Miss Field and Mr. Young
The Du Da Hymn and Other Concoctions
A reporter of the Herald yesterday called on Mr. Royal B. Young, whose remarks in the Tabernacle on Miss Kate Field have elicited some comment.
Mr. Young stated that while he desired no controversy with Miss Field, he would reiterate what he had before said, that a number of things he had personally heard her say in her lecture on the “Mormon Monster”—in Kansas city—he personally knew to be false.
It will be interesting to note whether Miss Field will have the sublime nerve to include these things in her lecture here.
Or will it turn out that she has two versions of it, one for use in the east, the other to be pulled from her trunk only when she visits Salt Lake?
“The thing that struck me dumbest with amazement,” said Mr. Young, “was her deliberate statement made to an audience of probably 2,000 of Kansas City’s most cultured people, that she would give them a sample of a Mormon hymn. She then sang, the old sheep herders’ slang edition of “Du da Day,” with some words that I have heard ever since I was a boy, but that I cannot now remember. She assured them that she had herself heard this sung in the Tabernacle. Speaking of the Tabernacle organ, she called it ‘a great pine barn,’ with the wood stained.
“Another thing she said was, that it was no unusual matter to travel in Utah and see man sitting on the fence with his whip in his hand, while his wives toiled in the field. The inference that he was herding them like so many cattle.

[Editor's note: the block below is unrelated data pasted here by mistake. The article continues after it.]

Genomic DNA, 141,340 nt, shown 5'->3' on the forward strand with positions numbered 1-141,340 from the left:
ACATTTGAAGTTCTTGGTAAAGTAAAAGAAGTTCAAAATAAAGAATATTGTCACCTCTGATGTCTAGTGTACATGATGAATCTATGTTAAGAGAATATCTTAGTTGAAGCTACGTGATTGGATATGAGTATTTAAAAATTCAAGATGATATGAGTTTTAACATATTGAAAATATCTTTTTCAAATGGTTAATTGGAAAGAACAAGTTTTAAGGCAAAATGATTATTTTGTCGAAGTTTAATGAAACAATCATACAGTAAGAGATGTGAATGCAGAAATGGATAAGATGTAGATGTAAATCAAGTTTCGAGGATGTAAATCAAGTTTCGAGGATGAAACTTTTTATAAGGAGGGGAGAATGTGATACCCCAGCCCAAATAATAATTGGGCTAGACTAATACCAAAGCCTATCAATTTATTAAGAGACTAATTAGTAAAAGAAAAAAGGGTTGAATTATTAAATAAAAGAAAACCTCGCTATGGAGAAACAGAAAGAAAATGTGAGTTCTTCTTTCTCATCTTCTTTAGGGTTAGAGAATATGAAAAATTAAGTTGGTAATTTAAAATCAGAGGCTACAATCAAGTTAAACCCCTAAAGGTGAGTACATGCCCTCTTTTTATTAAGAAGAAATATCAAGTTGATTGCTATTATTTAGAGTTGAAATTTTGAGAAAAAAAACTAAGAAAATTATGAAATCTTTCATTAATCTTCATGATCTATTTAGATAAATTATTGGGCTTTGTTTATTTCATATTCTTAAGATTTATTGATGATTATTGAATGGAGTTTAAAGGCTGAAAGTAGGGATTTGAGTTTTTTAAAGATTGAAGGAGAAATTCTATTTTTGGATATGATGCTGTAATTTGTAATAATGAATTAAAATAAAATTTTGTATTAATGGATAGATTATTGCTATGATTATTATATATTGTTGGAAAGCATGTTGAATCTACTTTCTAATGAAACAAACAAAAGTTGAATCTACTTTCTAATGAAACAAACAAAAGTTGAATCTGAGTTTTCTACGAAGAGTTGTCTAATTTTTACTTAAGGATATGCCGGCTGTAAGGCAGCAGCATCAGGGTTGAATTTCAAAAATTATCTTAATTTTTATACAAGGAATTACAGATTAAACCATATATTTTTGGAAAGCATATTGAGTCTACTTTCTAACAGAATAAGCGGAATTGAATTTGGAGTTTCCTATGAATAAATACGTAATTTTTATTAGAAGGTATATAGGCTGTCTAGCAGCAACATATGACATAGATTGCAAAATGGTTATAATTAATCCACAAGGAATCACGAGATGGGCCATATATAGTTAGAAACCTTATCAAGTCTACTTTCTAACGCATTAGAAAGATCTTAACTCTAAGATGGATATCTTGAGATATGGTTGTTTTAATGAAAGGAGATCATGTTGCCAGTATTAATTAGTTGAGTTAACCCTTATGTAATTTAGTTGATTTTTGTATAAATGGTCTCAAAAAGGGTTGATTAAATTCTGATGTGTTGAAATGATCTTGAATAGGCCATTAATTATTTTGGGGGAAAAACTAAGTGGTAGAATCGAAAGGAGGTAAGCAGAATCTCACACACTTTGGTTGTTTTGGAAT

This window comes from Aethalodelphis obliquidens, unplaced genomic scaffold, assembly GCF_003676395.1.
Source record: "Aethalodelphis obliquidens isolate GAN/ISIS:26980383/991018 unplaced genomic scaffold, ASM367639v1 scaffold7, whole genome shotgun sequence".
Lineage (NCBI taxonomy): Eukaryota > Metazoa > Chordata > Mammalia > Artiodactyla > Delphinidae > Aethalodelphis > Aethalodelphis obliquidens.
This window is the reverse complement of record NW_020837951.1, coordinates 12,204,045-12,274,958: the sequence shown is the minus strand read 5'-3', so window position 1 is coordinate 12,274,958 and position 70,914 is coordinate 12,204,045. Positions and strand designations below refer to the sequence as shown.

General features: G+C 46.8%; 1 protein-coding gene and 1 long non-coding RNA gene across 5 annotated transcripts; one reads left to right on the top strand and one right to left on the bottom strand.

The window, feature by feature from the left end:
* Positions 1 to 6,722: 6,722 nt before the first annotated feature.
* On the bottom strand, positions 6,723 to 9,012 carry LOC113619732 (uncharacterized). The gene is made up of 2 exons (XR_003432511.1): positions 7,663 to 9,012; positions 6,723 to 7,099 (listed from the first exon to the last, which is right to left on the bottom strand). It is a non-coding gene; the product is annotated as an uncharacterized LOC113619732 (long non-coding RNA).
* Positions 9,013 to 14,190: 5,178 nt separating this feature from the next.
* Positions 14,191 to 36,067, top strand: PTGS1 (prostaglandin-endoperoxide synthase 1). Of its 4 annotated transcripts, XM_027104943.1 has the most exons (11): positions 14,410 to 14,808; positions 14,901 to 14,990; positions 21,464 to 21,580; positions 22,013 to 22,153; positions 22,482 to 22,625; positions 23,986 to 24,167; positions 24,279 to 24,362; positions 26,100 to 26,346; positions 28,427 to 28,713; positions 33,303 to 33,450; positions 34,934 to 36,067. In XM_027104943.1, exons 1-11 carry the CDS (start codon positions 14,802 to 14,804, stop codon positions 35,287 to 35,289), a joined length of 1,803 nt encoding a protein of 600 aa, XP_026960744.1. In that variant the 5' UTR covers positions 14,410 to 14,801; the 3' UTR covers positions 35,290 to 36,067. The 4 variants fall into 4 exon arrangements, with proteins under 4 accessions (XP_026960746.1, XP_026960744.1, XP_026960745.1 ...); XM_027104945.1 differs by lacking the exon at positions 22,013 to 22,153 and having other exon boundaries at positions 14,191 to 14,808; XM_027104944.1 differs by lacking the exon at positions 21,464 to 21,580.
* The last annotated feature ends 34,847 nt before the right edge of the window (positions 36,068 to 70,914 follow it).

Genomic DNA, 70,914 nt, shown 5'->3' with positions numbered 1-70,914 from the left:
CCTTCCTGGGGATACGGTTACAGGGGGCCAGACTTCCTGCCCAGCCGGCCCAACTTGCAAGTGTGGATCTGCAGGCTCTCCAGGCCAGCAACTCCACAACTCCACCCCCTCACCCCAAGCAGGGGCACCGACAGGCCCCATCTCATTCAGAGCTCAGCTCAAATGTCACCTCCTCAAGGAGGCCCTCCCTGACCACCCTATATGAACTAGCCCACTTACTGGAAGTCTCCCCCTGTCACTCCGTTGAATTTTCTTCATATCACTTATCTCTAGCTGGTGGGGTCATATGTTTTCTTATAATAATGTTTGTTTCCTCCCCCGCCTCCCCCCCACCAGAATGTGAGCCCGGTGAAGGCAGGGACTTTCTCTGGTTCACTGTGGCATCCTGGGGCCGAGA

“Another statement she made was that it was a common thing for a man to have two, four, six, ten,–and for aught she knew, forty—women together, not only living in the same house, but in the same room. She gave an instance of it, and said that once she was invited out to tea at the house of a Mormon. He and his wife sat at the table with her. The tea was made somewhat strong for her taste, and she asked if she could have a little hot water. The lady of the house was engaged, and Miss Field had said never mind, and would help herself. Going to the door and opening it she obtained a glance into the back yard, and there she saw a sort of grove, under which were congregated a mass of women and children—I don’t know how many wives she said there were. At any rate they were being herded there, while the Mormon and his favorite wife entertained their guest.
“There was besides,” said Mr. Young, “the rehashing of the old exploded yarn about Brigham Young’s jubilation when President Lincoln was assassinated, the Mountain Meadows massacre, the killing of Dr. Robinson. For everything the Mormon people had to stand the blame. Not a word of praise did she utter—nothing as to their thrift, industry or honesty.
“The most astonishing part of it,” said Mr. Young laughing, “was that when she was through, our old Judge Twiss got up in the congregation and bore his testimony to the truth of her remarks, Du Da and all.”
[Journal History of the Church of Jesus Christ of Latter-day Saints, May 13, 1887, 5]
[Salt Lake Herald, May 14, 1887]
[transcribed and proofread by David Grow, May 2006]